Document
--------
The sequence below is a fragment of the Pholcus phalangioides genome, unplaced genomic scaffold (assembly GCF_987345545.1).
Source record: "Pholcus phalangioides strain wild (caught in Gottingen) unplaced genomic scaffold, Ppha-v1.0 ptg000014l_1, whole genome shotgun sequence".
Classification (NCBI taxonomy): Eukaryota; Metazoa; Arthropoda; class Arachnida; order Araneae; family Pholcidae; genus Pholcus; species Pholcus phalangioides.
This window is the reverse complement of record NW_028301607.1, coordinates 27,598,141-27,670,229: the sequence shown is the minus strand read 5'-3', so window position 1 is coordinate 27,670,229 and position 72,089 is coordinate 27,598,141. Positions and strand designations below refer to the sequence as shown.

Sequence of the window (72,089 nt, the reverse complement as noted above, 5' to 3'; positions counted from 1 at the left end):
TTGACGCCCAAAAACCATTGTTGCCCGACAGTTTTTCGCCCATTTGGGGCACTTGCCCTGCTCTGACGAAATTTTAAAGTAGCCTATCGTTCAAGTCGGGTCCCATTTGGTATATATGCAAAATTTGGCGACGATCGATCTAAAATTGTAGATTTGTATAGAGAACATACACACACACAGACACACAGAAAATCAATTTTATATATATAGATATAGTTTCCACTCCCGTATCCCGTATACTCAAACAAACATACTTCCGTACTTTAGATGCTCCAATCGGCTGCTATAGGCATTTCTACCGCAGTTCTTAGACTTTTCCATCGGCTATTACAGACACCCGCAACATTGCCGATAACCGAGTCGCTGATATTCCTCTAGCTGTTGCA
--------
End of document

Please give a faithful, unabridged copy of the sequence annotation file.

The sequence below is a fragment of the Pholcus phalangioides genome, unplaced genomic scaffold (assembly GCF_987345545.1).
Source record: "Pholcus phalangioides strain wild (caught in Gottingen) unplaced genomic scaffold, Ppha-v1.0 ptg000014l_1, whole genome shotgun sequence".
Classification (NCBI taxonomy): Eukaryota; Metazoa; Arthropoda; class Arachnida; order Araneae; family Pholcidae; genus Pholcus; species Pholcus phalangioides.
This window is the reverse complement of record NW_028301607.1, coordinates 27,598,141-27,670,229: the sequence shown is the minus strand read 5'-3', so window position 1 is coordinate 27,670,229 and position 72,089 is coordinate 27,598,141. Positions and strand designations below refer to the sequence as shown.

Sequence of the window (72,089 nt, the reverse complement as noted above, 5' to 3'; positions counted from 1 at the left end):
TTGACGCCCAAAAACCATTGTTGCCCGACAGTTTTTCGCCCATTTGGGGCACTTGCCCTGCTCTGACGAAATTTTAAAGTAGCCTATCGTTCAAGTCGGGTCCCATTTGGTATATATGCAAAATTTGGCGACGATCGATCTAAAATTGTAGATTTGTATAGAGAACATACACACACACAGACACACAGAAAATCAATTTTATATATATAGATATAGTTTCCACTCCCGTATCCCGTATACTCAAACAAACATACTTCCGTACTTTAGATGCTCCAATCGGCTGCTATAGGCATTTCTACCGCAGTTCTTAGACTTTTCCATCGGCTATTACAGACACCCGCAACATTGCCGATAACCGAGTCGCTGATATTCCTCTAGCTGTTGCA